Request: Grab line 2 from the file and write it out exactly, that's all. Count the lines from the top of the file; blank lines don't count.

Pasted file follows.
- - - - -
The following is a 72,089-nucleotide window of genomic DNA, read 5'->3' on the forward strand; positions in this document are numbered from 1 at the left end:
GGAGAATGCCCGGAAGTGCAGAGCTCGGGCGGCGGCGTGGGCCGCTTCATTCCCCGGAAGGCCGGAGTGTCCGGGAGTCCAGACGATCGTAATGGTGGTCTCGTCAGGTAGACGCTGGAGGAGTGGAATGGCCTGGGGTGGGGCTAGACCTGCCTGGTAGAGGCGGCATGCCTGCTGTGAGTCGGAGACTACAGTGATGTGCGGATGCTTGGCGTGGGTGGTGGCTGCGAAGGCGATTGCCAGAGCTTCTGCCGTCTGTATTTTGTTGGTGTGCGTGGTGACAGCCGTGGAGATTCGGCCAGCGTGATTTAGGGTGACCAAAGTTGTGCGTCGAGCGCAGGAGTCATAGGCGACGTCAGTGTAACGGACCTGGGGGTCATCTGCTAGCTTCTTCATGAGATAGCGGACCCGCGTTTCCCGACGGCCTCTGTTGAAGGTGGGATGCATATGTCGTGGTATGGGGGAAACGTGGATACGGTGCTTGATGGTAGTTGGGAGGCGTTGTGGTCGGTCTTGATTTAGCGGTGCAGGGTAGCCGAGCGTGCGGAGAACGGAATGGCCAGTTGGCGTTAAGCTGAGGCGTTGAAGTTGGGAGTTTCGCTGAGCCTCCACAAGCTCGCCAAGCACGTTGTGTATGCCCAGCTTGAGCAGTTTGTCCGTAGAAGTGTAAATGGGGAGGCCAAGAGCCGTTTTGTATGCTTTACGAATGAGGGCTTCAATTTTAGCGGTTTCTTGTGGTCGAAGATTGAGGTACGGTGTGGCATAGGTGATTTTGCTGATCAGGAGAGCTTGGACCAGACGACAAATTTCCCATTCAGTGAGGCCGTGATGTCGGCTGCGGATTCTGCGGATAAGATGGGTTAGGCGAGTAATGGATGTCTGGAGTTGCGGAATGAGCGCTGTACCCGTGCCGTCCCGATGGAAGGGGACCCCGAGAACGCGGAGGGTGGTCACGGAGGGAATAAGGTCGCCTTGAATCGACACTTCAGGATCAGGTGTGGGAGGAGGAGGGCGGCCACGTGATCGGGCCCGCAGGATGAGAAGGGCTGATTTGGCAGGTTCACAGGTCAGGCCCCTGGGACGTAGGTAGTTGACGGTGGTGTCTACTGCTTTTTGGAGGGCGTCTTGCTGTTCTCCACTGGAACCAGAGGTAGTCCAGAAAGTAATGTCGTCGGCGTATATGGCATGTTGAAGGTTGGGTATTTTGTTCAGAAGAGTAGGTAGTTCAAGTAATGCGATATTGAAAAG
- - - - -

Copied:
GGAGAATGCCCGGAAGTGCAGAGCTCGGGCGGCGGCGTGGGCCGCTTCATTCCCCGGAAGGCCGGAGTGTCCGGGAGTCCAGACGATCGTAATGGTGGTCTCGTCAGGTAGACGCTGGAGGAGTGGAATGGCCTGGGGTGGGGCTAGACCTGCCTGGTAGAGGCGGCATGCCTGCTGTGAGTCGGAGACTACAGTGATGTGCGGATGCTTGGCGTGGGTGGTGGCTGCGAAGGCGATTGCCAGAGCTTCTGCCGTCTGTATTTTGTTGGTGTGCGTGGTGACAGCCGTGGAGATTCGGCCAGCGTGATTTAGGGTGACCAAAGTTGTGCGTCGAGCGCAGGAGTCATAGGCGACGTCAGTGTAACGGACCTGGGGGTCATCTGCTAGCTTCTTCATGAGATAGCGGACCCGCGTTTCCCGACGGCCTCTGTTGAAGGTGGGATGCATATGTCGTGGTATGGGGGAAACGTGGATACGGTGCTTGATGGTAGTTGGGAGGCGTTGTGGTCGGTCTTGATTTAGCGGTGCAGGGTAGCCGAGCGTGCGGAGAACGGAATGGCCAGTTGGCGTTAAGCTGAGGCGTTGAAGTTGGGAGTTTCGCTGAGCCTCCACAAGCTCGCCAAGCACGTTGTGTATGCCCAGCTTGAGCAGTTTGTCCGTAGAAGTGTAAATGGGGAGGCCAAGAGCCGTTTTGTATGCTTTACGAATGAGGGCTTCAATTTTAGCGGTTTCTTGTGGTCGAAGATTGAGGTACGGTGTGGCATAGGTGATTTTGCTGATCAGGAGAGCTTGGACCAGACGACAAATTTCCCATTCAGTGAGGCCGTGATGTCGGCTGCGGATTCTGCGGATAAGATGGGTTAGGCGAGTAATGGATGTCTGGAGTTGCGGAATGAGCGCTGTACCCGTGCCGTCCCGATGGAAGGGGACCCCGAGAACGCGGAGGGTGGTCACGGAGGGAATAAGGTCGCCTTGAATCGACACTTCAGGATCAGGTGTGGGAGGAGGAGGGCGGCCACGTGATCGGGCCCGCAGGATGAGAAGGGCTGATTTGGCAGGTTCACAGGTCAGGCCCCTGGGACGTAGGTAGTTGACGGTGGTGTCTACTGCTTTTTGGAGGGCGTCTTGCTGTTCTCCACTGGAACCAGAGGTAGTCCAGAAAGTAATGTCGTCGGCGTATATGGCATGTTGAAGGTTGGGTATTTTGTTCAGAAGAGTAGGTAGTTCAAGTAATGCGATATTGAAAAG